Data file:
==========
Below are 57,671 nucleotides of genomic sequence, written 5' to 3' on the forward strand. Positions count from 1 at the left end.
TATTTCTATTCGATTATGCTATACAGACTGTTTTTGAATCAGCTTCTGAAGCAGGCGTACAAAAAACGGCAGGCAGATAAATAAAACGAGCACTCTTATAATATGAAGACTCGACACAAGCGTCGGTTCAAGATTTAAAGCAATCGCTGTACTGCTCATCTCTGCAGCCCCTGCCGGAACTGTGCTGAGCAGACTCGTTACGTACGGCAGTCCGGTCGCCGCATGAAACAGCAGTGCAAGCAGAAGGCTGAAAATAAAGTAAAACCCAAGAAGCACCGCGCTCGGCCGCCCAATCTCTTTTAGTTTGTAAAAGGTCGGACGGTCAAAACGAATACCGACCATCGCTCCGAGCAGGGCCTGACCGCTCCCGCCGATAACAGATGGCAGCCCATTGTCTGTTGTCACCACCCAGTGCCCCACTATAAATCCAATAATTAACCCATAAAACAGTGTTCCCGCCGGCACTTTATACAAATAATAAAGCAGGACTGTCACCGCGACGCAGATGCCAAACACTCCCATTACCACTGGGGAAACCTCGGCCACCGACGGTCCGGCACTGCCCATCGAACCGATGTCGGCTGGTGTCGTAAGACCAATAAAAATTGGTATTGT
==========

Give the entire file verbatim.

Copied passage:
Below are 57,671 nucleotides of genomic sequence, written 5' to 3' on the forward strand. Positions count from 1 at the left end.
TATTTCTATTCGATTATGCTATACAGACTGTTTTTGAATCAGCTTCTGAAGCAGGCGTACAAAAAACGGCAGGCAGATAAATAAAACGAGCACTCTTATAATATGAAGACTCGACACAAGCGTCGGTTCAAGATTTAAAGCAATCGCTGTACTGCTCATCTCTGCAGCCCCTGCCGGAACTGTGCTGAGCAGACTCGTTACGTACGGCAGTCCGGTCGCCGCATGAAACAGCAGTGCAAGCAGAAGGCTGAAAATAAAGTAAAACCCAAGAAGCACCGCGCTCGGCCGCCCAATCTCTTTTAGTTTGTAAAAGGTCGGACGGTCAAAACGAATACCGACCATCGCTCCGAGCAGGGCCTGACCGCTCCCGCCGATAACAGATGGCAGCCCATTGTCTGTTGTCACCACCCAGTGCCCCACTATAAATCCAATAATTAACCCATAAAACAGTGTTCCCGCCGGCACTTTATACAAATAATAAAGCAGGACTGTCACCGCGACGCAGATGCCAAACACTCCCATTACCACTGGGGAAACCTCGGCCACCGACGGTCCGGCACTGCCCATCGAACCGATGTCGGCTGGTGTCGTAAGACCAATAAAAATTGGTATTGT